The late Amiri Baraka was a poet, activist, playwright and educator whose poetry and writings gained him fame and criticism. The Newark, N.J. native was born October 7, 1934.
Born Everett LeRoi Jones, Baraka graduated from Howard University and entered the Air Force in 1954, serving three years before being honorably discharged. He moved to New York where he became a part of the Beat poetry scene alongside his wife, Jewish writer Hettie Cohen. Together, the pair edited a progressive publication, “Yugen” and opened a publishing house for other like-minded writers.
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As the racial climate of the ‘60s heated up, so did Baraka’s politics. His controversial off-Broadway play “Dutchman” won an Obie Award for Best Off-Broadway Play” and was later turned into a film. However, the assassination of Malcolm X shifted Baraka, the known as LeRoi Jones, away from the Bohemian scene and into Black radicalism.
After converting to Islam and changing his name, Baraka was a key member of the Black Arts Movement. He was also the secretary-general of the National Black Political Assembly and chairman for the Congress of African People. In 1972, he helped organize the National Black Political Convention in Gary, Ind.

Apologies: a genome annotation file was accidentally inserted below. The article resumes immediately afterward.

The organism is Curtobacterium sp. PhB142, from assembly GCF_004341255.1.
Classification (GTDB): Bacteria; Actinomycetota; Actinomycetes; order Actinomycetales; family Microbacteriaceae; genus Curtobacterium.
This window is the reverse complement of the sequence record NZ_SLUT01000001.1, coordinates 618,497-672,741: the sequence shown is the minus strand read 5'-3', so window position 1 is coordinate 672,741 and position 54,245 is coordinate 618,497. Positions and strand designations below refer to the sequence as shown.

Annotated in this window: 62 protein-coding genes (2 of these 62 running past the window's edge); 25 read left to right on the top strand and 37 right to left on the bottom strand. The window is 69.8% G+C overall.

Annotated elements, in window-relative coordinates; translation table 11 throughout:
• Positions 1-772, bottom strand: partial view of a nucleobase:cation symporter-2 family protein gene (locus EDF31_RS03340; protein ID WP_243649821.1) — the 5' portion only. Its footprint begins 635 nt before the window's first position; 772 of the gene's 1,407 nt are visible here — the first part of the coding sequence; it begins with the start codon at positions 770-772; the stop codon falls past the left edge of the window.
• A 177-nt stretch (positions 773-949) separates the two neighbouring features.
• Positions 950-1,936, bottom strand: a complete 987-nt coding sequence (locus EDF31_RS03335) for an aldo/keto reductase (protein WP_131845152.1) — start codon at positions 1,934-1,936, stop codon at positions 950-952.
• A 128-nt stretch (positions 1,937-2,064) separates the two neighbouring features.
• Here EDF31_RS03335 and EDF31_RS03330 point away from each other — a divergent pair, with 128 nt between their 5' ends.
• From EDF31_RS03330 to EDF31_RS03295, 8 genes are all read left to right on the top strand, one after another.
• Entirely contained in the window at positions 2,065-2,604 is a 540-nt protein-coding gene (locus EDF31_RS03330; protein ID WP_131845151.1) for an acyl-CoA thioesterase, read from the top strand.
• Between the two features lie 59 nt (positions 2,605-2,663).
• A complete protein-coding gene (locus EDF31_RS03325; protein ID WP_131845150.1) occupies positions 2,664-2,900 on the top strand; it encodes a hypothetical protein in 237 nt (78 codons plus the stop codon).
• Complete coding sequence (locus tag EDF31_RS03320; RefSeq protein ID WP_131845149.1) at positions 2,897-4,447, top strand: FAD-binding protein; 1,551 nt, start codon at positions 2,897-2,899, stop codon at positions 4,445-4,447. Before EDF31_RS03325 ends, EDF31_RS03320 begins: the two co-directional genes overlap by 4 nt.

As an author, Baraka published over two dozen books of poetry and non-fiction. He also worked as an actor in the 1998 film “Bulworth” starring Warren Beatty. As an educator, Baraka worked as a lecturer and guest professor at Columbia University and Yale University. In 1979 he joined the faculty of State University of New York at Stony Brook where at the time of his 2014 passing he was the Emeritus Professor of Africana Studies.
HIs son, Ras Baraka, with his second wife, Amina, is the current mayor of Newark, New Jersey.
AmiriBaraka passed on January 9, 2014. He was 79. A posthumous collection of Baraka’s works, “S.O.S. Poems 1961-2013” featured unpublished poems and was released in 2015.